An increasing number of couples are recognizing the value of prenuptial and postnuptial agreements. The American Academy of Matrimonial Lawyers (AAML) has observed an increase in the use of both of these contractual arrangements, also noting that more women are asking for prenups. These arrangements are typically used to protect assets and real estate, address debt repayment, and safeguard any assets or provisions that may already be in place for children or former spouses in the event that this marriage ends. So, just how effective are these contracts when it comes to divorce?
Prenuptial Agreements and Divorce in California
A prenup allows couples to make important financial arrangements prior to getting married. If you get divorced in the future, this contract can prevent protracted legal battles. But, it can also contribute to some court battles, if it’s not drafted properly. The California Premarital Agreement Act addresses the legalities of these arrangements.
Some important factors to consider include the following.
- You must both enter into the agreement voluntarily. This typically means that you obtained legal counsel. If not, a clear and independent waiver must exist.
- The agreement may not be grossly unfair, favoring one party over the other.
- The arrangement must not violate public policy. This may involve setting unreasonable standards or goals for one spouse to meet, trying to make your partner commit fraud, or encouraging divorce with monetary payments.
- You cannot waive child support. A waiver of spousal support may not be enforceable either if this would leave you practically destitute or your weren’t aware that is what you were giving up.
California Law and Postnuptial Agreements
Like prenups, postnups cover property and asset division if your marriage ends in divorce. The difference is that this contract is entered into after you are married. The California Family Code allows for these contracts with some specific caveats. The most important one being the fiduciary duty that you and your spouse owe to one another. Your contract must reflect fair dealing and good faith. The court will look at this contract in a similar fashion to those drawn up by business partners.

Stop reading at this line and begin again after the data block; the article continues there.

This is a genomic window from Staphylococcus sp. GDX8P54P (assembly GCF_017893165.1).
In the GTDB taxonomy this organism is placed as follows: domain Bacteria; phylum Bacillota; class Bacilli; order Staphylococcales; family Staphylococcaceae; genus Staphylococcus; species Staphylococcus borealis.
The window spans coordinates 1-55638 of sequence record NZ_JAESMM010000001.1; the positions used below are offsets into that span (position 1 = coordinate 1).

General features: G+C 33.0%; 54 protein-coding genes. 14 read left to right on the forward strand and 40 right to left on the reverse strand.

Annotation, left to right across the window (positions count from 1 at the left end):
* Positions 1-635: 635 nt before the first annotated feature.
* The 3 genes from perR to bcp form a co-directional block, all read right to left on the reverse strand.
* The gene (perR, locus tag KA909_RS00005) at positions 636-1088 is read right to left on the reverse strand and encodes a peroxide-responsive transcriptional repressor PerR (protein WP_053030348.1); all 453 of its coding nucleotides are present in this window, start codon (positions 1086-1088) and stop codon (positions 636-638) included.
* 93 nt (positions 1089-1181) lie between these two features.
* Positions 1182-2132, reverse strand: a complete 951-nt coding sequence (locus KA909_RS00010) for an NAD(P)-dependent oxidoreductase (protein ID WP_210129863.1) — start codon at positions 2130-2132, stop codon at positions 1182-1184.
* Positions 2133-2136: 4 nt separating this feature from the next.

It’s imperative that you both disclosed full financial information to one another when creating your postnup. If your attorney learns that your spouse hid assets, he can use this information to invalidate the agreement. Likewise, you cannot make unreasonable or extremely unfair demands. This makes it far less likely that the contract will stand up in court.
As with any contracts, when entering these agreements, it’s imperative than neither party did so under duress or coercion, and both parties must possess the mental capacity to consent. There are a number of other factors that will affect the enforceability of a prenup or postnup. Some are clear cut as a matter of law and others are more open to legal interpretation. Contact an experienced divorce lawyer to address your specific circumstances if you have one of these agreements and are considering ending your marriage.
Sources: http://www.aaml.org/about-the-academy/press/press-releases/big-increase-spouses-seeking-postnuptial-agreements, http://www.aaml.org/about-the-academy/press/press-releases/pre-post-nuptial-agreements/increase-prenuptial-agreements-re